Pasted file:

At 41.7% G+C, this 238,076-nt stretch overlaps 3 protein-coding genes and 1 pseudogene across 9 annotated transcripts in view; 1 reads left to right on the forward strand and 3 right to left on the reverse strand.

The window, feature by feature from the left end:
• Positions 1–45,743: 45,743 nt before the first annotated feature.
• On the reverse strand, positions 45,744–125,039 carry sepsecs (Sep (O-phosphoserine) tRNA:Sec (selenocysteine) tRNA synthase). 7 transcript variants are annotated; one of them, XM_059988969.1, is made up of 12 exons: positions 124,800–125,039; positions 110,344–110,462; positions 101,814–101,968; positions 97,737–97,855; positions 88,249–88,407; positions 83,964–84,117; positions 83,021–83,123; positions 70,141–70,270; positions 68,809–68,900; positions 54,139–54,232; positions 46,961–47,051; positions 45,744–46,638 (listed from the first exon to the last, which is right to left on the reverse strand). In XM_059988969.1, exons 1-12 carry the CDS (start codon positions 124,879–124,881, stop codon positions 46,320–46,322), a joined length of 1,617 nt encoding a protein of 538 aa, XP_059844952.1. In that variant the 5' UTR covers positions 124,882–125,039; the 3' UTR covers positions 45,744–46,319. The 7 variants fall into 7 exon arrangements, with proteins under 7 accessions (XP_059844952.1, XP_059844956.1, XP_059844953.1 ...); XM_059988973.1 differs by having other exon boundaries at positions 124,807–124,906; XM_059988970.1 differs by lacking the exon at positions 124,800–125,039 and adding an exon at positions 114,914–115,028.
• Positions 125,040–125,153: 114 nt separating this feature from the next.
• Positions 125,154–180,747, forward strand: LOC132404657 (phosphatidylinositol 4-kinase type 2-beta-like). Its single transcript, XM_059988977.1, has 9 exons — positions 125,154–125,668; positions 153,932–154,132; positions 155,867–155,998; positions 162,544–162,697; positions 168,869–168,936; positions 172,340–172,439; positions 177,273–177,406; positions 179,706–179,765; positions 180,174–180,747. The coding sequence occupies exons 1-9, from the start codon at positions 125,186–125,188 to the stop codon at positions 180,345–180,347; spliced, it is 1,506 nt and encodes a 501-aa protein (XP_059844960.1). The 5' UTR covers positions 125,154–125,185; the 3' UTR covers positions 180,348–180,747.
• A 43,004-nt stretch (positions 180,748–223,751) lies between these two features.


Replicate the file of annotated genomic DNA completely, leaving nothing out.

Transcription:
At 41.7% G+C, this 238,076-nt stretch overlaps 3 protein-coding genes and 1 pseudogene across 9 annotated transcripts in view; 1 reads left to right on the forward strand and 3 right to left on the reverse strand.

The window, feature by feature from the left end:
• Positions 1–45,743: 45,743 nt before the first annotated feature.
• On the reverse strand, positions 45,744–125,039 carry sepsecs (Sep (O-phosphoserine) tRNA:Sec (selenocysteine) tRNA synthase). 7 transcript variants are annotated; one of them, XM_059988969.1, is made up of 12 exons: positions 124,800–125,039; positions 110,344–110,462; positions 101,814–101,968; positions 97,737–97,855; positions 88,249–88,407; positions 83,964–84,117; positions 83,021–83,123; positions 70,141–70,270; positions 68,809–68,900; positions 54,139–54,232; positions 46,961–47,051; positions 45,744–46,638 (listed from the first exon to the last, which is right to left on the reverse strand). In XM_059988969.1, exons 1-12 carry the CDS (start codon positions 124,879–124,881, stop codon positions 46,320–46,322), a joined length of 1,617 nt encoding a protein of 538 aa, XP_059844952.1. In that variant the 5' UTR covers positions 124,882–125,039; the 3' UTR covers positions 45,744–46,319. The 7 variants fall into 7 exon arrangements, with proteins under 7 accessions (XP_059844952.1, XP_059844956.1, XP_059844953.1 ...); XM_059988973.1 differs by having other exon boundaries at positions 124,807–124,906; XM_059988970.1 differs by lacking the exon at positions 124,800–125,039 and adding an exon at positions 114,914–115,028.
• Positions 125,040–125,153: 114 nt separating this feature from the next.
• Positions 125,154–180,747, forward strand: LOC132404657 (phosphatidylinositol 4-kinase type 2-beta-like). Its single transcript, XM_059988977.1, has 9 exons — positions 125,154–125,668; positions 153,932–154,132; positions 155,867–155,998; positions 162,544–162,697; positions 168,869–168,936; positions 172,340–172,439; positions 177,273–177,406; positions 179,706–179,765; positions 180,174–180,747. The coding sequence occupies exons 1-9, from the start codon at positions 125,186–125,188 to the stop codon at positions 180,345–180,347; spliced, it is 1,506 nt and encodes a 501-aa protein (XP_059844960.1). The 5' UTR covers positions 125,154–125,185; the 3' UTR covers positions 180,348–180,747.
• A 43,004-nt stretch (positions 180,748–223,751) lies between these two features.